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In addition to the "stomach fire" - jatharagni, twelve other types of fire operate in the body that are responsible for various metabolic activities. Seven dhatu agnis are responsible for the formation of tissues (dhatus), and five bhuta agnis for the integration of the various elements (panch mahabhutas).
The agnis/fires are descriptive categories for the action of various types of enzymes and metabolic processes. Of the thirteen types of agnis, the most important is the digestive fire/jatharagni. The concept of the digestive fire (jatharagni) is significant due to the central role of the digestive process in the functioning and formation of nutritive fluid (ahara rasa), the physical elements (doshas), tissues (dhatus), and wastes (malas).
It is vital to maintain the balanced functioning of jatharagni, as all other agnis depend on this, as well as all the dhatus, in order to receive proper nourishment. Prior to starting a systematic therapy for any disease, defects in the agnis are considered and investigated by the physician, and efforts are made to correct them using herbal remedies that stimulate their functioning.
The stimulation with herbs increases the activity of the agni/s, enhancing the formation of tissues/dhatus and assisting the elimination of wastes/mala and toxic deposits/ama. This stimulation of the agnis occurs after identifying the location of the blockage of srotas (channels) and determining the specific medicine appropriate for that agni. Once the particular agnis are stimulated, they become more active and assist in the excretion of wastes.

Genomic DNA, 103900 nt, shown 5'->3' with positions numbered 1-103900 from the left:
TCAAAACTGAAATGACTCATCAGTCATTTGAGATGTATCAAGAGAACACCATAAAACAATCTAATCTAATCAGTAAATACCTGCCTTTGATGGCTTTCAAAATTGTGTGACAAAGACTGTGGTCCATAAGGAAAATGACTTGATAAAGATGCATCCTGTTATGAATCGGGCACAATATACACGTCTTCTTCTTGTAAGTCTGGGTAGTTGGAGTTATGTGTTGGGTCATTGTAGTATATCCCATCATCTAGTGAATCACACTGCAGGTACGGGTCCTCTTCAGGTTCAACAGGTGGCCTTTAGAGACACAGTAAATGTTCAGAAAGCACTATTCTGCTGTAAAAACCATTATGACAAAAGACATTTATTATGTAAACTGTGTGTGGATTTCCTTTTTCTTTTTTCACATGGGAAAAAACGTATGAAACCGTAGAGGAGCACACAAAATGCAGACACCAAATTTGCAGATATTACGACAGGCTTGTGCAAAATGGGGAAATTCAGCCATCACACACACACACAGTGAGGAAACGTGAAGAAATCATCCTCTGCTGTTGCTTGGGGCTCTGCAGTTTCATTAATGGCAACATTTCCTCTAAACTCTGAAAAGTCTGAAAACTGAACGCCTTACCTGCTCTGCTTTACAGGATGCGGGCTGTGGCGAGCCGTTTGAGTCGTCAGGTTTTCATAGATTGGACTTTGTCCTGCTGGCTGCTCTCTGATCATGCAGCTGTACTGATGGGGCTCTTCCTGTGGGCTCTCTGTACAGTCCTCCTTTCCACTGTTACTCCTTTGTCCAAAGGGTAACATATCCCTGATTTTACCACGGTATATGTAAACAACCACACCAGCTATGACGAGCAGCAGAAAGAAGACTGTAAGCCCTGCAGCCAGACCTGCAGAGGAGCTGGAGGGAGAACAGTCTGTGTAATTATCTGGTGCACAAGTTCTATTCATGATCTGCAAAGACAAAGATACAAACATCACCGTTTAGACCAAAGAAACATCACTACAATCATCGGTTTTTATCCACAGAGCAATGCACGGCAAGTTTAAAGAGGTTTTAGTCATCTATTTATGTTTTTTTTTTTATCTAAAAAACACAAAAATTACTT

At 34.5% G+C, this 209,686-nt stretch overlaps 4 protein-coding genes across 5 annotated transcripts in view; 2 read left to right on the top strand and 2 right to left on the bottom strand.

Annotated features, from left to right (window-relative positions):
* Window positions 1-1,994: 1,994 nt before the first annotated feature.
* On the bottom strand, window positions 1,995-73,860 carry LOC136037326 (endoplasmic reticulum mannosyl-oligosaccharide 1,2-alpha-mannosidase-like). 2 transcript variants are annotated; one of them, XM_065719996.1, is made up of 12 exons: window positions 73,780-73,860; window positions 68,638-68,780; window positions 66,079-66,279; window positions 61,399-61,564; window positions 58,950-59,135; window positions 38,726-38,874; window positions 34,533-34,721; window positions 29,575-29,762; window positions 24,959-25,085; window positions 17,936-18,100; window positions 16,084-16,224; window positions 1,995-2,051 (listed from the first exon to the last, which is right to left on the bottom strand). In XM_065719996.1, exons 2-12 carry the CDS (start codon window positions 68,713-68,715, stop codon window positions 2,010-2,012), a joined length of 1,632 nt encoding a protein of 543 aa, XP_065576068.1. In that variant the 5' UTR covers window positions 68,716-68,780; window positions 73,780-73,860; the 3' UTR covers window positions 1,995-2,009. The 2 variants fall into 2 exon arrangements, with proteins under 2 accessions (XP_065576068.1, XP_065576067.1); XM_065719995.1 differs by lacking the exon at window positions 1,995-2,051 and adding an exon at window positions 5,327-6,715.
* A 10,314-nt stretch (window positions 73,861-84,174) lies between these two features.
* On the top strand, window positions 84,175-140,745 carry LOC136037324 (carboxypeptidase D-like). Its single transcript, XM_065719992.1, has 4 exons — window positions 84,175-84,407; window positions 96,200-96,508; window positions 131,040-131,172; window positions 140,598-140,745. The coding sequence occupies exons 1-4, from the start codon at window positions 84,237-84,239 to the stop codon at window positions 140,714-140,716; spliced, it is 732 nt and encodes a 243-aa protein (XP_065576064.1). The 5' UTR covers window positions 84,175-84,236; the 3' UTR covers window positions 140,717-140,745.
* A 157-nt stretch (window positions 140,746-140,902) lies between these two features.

When dosas are aggravated, the functions of all the internal systems and agnis are affected. Four different states of agni exist in the body. Of these various states, three are due to the aggravation of each dosha respectively (vata, pitta, kapha) and the fourth state is considered the balanced state.
This is an erratic and unstable agni state, arising due the influence of vata. The functioning of agni is variable - the jatharagni sometimes digests food normally, and at other times slowly. This type of agni is often found in people with a vata dosa or when vata is aggravated. Symptoms of visamagni include constipation, distension or swelling of the abdomen, dysentery, colic type pain and wind, gas or gurgling sounds in the intestines.
The function of agni becomes too fast or strong in this state, which is due to an aggravation of pitta. It is often seen in people with a predominantly pitta constitution, or when pitta is disturbed. The jatharagni becomes hyperactive in the tikshagni state, and can digest even large quantities of food in a very short amount of time, leaving the person feeling constantly hungry. Symptoms of this state of agni include a dry mouth and palate, a burning sensation in the stomach and excessive thirst.
The agni begins to function at a minimal rate in this condition, which is often found in people with kapha aggravation or constitution. The jatharagni cannot digest even a small quantity of food. Symptoms including nausea, vomiting, heaviness in the stomach, laziness, coughing, coating of the tongue and excessive salivation may be experienced when agni is in this condition.